October 7, 2011 at 2:00 pm
Join Paul Loosley, Director of Axis Films and an adjunct professor at Limkokwing University as he
examines two great works by two very different Irish playwrights, George Bernard Shaw and Oscar Wilde. Both were Dublin-born, a little more than a year apart, and while both had much to say about society, were used their remarkable writing skills to say quite dramatically different things in quite contrastingly different ways.
The second edition will see a screening of four different movies, two movies each by George Bernard Shaw and Oscar Wilde. This series of movie screenings will take place at 3.00 pm, on 2nd , 9th, 16th and 23rd October 2011 at Indicine, klpac. Admission is free and so is the seating arrangement.
The movies that will be screened are as follows:
2nd October at 3.00 pm George Bernard Shaw’s Major Barbara
The play presents a brilliant question to the public about morals – if an arms manufacturer can give a good life to its employees and create many job opportunities to people, is it morally wrong for them to be making and selling weapons that causes destruction and mayhem? This is the question that Barbara, the daughter of Andrew Undershaft, is facing. Barbara is a Major in the Salvation Army and the daughter of an arms dealer. When she finds that her father is one of the Salvation Army’s biggest financial benefactors, her difficulty in dealing with her father’s ethics are made worse.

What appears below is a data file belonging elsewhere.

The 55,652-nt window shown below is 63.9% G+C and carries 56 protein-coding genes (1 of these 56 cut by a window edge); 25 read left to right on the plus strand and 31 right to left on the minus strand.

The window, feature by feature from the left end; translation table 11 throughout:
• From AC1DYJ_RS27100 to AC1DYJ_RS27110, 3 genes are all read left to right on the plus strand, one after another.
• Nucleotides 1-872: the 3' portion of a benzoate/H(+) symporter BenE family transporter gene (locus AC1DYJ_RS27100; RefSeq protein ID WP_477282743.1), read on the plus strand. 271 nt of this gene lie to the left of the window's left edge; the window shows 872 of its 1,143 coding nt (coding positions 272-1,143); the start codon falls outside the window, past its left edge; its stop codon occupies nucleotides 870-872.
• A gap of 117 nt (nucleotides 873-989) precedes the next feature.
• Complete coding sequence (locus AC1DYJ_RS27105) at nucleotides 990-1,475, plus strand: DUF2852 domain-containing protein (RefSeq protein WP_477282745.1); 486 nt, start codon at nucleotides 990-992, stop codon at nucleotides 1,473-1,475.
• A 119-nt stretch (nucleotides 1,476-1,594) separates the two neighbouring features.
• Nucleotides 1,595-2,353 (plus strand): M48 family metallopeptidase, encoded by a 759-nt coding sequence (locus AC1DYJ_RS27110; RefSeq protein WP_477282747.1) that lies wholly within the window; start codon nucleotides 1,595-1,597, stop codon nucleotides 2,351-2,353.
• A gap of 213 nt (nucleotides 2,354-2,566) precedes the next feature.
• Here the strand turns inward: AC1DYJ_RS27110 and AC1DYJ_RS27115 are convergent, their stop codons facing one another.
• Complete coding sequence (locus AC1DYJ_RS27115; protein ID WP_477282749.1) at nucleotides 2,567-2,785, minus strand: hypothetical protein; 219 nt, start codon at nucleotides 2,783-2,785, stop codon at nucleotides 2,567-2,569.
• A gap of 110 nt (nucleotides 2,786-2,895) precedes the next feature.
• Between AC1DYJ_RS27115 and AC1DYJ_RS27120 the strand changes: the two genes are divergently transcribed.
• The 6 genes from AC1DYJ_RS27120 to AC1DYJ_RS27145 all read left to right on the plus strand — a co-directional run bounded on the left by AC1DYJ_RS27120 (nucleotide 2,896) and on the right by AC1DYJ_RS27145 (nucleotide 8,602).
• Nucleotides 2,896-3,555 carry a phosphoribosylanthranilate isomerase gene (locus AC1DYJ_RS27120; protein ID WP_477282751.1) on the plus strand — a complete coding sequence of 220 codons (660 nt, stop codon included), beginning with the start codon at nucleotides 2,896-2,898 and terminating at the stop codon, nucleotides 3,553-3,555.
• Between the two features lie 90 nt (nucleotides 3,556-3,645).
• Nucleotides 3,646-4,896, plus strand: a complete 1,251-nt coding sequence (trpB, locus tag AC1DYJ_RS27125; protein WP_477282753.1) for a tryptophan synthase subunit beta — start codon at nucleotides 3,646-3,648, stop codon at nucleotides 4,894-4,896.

9th October at 3.00 pm Oscar Wilde’s Lady Windermere’s Fan
This comedy revolves around Lady Windermere, who discovers that her husband may be having an affair with another woman. When she confronts her husband about this matter, not only does he not resolve it, instead he invites the other woman, Mrs Erlynne, to her birthday ball. Angered by her husband’s move, Lady Windermere leaves her husband for another lover. After discovering what had happened, Mrs Erlynne follows Lady Windermere and attempts to persuade her to return to her husband.
16th October at 3.00 pm George Bernard Shaw’s Saint Joan
This play is about the life and trial of Joan of Arc. It was published not long after the canonization of Joan of Arc by the Roman Catholic Church. The play dramatises what is known of her life based on records of her trial.
23rd October at 3.00 pm Oscar Wilde’s The Importance of Being Earnest
This play is reputedly filled with gay code words and references and sadly was Wilde’s last play. It is a satire on how, in Wilde’s world, marriage, responsibility, wealth and birthright matters more than honesty, love, affection and honour. And the fact that everyone is pretending to be someone they are not.